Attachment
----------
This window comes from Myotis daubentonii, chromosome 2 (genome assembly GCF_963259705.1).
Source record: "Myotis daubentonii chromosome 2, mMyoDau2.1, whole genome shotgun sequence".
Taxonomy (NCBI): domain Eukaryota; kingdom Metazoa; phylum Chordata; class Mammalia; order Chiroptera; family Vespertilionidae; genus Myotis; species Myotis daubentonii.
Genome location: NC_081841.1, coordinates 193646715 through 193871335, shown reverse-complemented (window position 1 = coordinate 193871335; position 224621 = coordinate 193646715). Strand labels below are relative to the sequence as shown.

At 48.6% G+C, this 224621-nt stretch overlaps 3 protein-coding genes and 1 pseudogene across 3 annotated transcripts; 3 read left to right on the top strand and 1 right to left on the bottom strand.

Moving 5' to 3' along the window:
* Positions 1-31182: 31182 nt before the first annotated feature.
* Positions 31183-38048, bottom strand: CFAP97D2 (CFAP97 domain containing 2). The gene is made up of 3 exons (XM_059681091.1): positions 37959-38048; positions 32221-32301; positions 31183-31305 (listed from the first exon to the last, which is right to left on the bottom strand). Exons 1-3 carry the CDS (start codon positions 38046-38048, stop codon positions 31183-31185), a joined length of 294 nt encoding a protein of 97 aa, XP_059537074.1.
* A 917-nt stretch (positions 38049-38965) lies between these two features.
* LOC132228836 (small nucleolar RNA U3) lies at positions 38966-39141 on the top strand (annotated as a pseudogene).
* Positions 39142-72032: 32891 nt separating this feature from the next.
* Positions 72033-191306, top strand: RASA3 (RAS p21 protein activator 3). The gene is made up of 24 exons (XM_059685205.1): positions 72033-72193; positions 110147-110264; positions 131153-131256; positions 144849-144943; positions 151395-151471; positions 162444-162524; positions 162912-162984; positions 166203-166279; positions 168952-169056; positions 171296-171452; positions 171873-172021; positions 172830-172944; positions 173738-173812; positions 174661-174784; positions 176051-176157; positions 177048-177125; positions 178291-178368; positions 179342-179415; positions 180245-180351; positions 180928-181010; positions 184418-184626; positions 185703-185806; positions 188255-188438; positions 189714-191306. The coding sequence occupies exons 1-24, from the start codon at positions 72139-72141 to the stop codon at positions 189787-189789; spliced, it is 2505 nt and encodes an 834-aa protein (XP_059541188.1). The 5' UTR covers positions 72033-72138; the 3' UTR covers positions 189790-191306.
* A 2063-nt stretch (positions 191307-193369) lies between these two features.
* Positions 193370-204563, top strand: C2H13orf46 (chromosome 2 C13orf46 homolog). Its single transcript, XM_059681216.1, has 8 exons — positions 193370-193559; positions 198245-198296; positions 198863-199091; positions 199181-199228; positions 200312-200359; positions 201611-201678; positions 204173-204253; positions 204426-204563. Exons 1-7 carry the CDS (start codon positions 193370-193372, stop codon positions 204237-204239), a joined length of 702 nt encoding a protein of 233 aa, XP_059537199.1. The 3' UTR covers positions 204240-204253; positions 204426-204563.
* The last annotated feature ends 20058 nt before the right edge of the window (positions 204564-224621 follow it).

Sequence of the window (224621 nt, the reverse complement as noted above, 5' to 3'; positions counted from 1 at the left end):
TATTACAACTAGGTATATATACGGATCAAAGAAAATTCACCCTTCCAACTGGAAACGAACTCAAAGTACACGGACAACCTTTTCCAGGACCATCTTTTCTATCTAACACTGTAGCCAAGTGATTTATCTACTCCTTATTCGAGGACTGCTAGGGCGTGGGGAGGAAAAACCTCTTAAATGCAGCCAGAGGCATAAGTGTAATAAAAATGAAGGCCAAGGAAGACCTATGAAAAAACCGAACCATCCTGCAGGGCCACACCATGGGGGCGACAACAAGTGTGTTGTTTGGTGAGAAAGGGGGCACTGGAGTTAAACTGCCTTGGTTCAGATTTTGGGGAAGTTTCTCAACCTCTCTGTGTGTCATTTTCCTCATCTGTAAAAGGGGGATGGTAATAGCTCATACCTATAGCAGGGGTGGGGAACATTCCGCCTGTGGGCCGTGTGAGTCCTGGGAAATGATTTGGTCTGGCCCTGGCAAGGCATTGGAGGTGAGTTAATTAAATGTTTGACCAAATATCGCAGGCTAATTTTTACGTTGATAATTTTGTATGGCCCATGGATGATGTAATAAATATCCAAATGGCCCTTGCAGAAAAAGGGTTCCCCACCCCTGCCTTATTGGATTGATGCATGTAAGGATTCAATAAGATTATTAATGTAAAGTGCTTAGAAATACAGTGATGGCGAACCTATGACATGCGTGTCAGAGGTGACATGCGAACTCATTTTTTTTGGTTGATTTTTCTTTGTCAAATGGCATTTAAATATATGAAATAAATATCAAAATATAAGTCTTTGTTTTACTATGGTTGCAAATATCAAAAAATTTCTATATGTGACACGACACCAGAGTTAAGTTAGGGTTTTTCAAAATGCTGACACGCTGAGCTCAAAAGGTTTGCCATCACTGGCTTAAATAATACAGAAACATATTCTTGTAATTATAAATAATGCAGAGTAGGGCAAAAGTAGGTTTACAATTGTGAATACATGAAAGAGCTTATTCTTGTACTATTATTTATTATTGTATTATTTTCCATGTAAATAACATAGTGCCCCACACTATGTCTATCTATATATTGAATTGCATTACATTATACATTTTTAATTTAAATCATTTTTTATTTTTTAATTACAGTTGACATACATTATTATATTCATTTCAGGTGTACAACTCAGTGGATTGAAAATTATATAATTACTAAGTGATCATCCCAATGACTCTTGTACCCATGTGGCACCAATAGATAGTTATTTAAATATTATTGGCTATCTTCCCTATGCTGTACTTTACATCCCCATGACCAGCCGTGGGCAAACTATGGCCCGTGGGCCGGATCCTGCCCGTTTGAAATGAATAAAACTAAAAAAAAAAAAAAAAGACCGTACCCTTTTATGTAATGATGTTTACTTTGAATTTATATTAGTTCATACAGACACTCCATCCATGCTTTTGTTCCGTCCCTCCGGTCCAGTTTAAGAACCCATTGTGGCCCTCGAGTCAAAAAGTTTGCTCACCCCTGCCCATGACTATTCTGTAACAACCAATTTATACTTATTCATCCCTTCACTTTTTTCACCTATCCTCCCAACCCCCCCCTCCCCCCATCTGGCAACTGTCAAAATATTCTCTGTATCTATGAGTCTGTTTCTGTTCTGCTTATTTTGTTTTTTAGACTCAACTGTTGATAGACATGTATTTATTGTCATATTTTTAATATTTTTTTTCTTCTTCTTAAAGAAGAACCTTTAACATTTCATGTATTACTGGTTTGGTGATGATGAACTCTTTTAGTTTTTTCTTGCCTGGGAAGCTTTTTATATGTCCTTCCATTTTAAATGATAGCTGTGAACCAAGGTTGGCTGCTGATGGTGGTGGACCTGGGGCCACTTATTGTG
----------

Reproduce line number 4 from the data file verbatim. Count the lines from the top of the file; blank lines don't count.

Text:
Genome location: NC_081841.1, coordinates 193646715 through 193871335, shown reverse-complemented (window position 1 = coordinate 193871335; position 224621 = coordinate 193646715). Strand labels below are relative to the sequence as shown.